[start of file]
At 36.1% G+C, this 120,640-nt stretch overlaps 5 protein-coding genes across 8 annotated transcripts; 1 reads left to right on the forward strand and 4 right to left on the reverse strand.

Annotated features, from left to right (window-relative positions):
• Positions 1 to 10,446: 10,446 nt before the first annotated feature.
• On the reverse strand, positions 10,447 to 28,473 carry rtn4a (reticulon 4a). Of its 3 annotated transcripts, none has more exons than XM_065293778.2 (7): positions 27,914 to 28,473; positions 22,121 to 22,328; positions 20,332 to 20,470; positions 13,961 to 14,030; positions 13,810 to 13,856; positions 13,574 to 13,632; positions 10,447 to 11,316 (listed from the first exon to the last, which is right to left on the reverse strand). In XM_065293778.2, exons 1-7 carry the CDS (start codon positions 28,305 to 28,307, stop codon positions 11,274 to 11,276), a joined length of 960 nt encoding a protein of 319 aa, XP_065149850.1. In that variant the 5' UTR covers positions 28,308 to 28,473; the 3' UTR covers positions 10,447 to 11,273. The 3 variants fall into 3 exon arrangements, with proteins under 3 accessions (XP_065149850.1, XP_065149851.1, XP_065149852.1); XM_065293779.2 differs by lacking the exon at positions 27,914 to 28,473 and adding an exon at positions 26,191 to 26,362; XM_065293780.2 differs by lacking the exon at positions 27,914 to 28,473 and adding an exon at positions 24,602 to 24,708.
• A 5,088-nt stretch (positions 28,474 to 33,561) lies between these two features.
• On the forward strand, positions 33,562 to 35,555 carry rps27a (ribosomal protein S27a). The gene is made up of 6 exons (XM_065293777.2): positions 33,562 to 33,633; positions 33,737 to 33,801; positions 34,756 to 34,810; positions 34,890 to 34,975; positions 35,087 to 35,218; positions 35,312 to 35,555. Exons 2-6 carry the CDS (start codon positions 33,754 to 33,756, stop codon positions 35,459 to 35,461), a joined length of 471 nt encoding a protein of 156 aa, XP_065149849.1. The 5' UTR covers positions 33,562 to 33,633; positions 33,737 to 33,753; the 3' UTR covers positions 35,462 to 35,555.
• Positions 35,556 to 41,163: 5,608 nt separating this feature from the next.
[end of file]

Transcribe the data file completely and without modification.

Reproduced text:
At 36.1% G+C, this 120,640-nt stretch overlaps 5 protein-coding genes across 8 annotated transcripts; 1 reads left to right on the forward strand and 4 right to left on the reverse strand.

Annotated features, from left to right (window-relative positions):
• Positions 1 to 10,446: 10,446 nt before the first annotated feature.
• On the reverse strand, positions 10,447 to 28,473 carry rtn4a (reticulon 4a). Of its 3 annotated transcripts, none has more exons than XM_065293778.2 (7): positions 27,914 to 28,473; positions 22,121 to 22,328; positions 20,332 to 20,470; positions 13,961 to 14,030; positions 13,810 to 13,856; positions 13,574 to 13,632; positions 10,447 to 11,316 (listed from the first exon to the last, which is right to left on the reverse strand). In XM_065293778.2, exons 1-7 carry the CDS (start codon positions 28,305 to 28,307, stop codon positions 11,274 to 11,276), a joined length of 960 nt encoding a protein of 319 aa, XP_065149850.1. In that variant the 5' UTR covers positions 28,308 to 28,473; the 3' UTR covers positions 10,447 to 11,273. The 3 variants fall into 3 exon arrangements, with proteins under 3 accessions (XP_065149850.1, XP_065149851.1, XP_065149852.1); XM_065293779.2 differs by lacking the exon at positions 27,914 to 28,473 and adding an exon at positions 26,191 to 26,362; XM_065293780.2 differs by lacking the exon at positions 27,914 to 28,473 and adding an exon at positions 24,602 to 24,708.
• A 5,088-nt stretch (positions 28,474 to 33,561) lies between these two features.
• On the forward strand, positions 33,562 to 35,555 carry rps27a (ribosomal protein S27a). The gene is made up of 6 exons (XM_065293777.2): positions 33,562 to 33,633; positions 33,737 to 33,801; positions 34,756 to 34,810; positions 34,890 to 34,975; positions 35,087 to 35,218; positions 35,312 to 35,555. Exons 2-6 carry the CDS (start codon positions 33,754 to 33,756, stop codon positions 35,459 to 35,461), a joined length of 471 nt encoding a protein of 156 aa, XP_065149849.1. The 5' UTR covers positions 33,562 to 33,633; positions 33,737 to 33,753; the 3' UTR covers positions 35,462 to 35,555.
• Positions 35,556 to 41,163: 5,608 nt separating this feature from the next.